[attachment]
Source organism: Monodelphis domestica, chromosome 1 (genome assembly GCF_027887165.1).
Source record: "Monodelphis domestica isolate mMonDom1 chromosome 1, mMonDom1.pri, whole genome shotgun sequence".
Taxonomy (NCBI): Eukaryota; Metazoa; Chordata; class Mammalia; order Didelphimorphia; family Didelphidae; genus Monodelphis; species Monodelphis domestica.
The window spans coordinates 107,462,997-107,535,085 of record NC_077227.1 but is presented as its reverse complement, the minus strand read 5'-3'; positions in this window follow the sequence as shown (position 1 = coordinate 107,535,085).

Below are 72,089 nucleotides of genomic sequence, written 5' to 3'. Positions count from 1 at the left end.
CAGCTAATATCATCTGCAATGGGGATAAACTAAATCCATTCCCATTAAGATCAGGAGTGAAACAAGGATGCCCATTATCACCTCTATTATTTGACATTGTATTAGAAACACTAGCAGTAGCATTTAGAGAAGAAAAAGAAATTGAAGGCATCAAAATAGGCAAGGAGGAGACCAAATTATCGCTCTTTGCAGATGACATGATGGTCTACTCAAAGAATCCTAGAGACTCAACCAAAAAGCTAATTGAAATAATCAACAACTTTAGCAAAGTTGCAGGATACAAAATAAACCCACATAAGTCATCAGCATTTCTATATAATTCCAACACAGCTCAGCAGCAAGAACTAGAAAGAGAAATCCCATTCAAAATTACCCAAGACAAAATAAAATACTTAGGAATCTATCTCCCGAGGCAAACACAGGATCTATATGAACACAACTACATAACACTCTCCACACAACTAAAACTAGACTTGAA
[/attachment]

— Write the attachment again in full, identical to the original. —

Source organism: Monodelphis domestica, chromosome 1 (genome assembly GCF_027887165.1).
Source record: "Monodelphis domestica isolate mMonDom1 chromosome 1, mMonDom1.pri, whole genome shotgun sequence".
Taxonomy (NCBI): Eukaryota; Metazoa; Chordata; class Mammalia; order Didelphimorphia; family Didelphidae; genus Monodelphis; species Monodelphis domestica.
The window spans coordinates 107,462,997-107,535,085 of record NC_077227.1 but is presented as its reverse complement, the minus strand read 5'-3'; positions in this window follow the sequence as shown (position 1 = coordinate 107,535,085).

Below are 72,089 nucleotides of genomic sequence, written 5' to 3'. Positions count from 1 at the left end.
CAGCTAATATCATCTGCAATGGGGATAAACTAAATCCATTCCCATTAAGATCAGGAGTGAAACAAGGATGCCCATTATCACCTCTATTATTTGACATTGTATTAGAAACACTAGCAGTAGCATTTAGAGAAGAAAAAGAAATTGAAGGCATCAAAATAGGCAAGGAGGAGACCAAATTATCGCTCTTTGCAGATGACATGATGGTCTACTCAAAGAATCCTAGAGACTCAACCAAAAAGCTAATTGAAATAATCAACAACTTTAGCAAAGTTGCAGGATACAAAATAAACCCACATAAGTCATCAGCATTTCTATATAATTCCAACACAGCTCAGCAGCAAGAACTAGAAAGAGAAATCCCATTCAAAATTACCCAAGACAAAATAAAATACTTAGGAATCTATCTCCCGAGGCAAACACAGGATCTATATGAACACAACTACATAACACTCTCCACACAACTAAAACTAGACTTGAA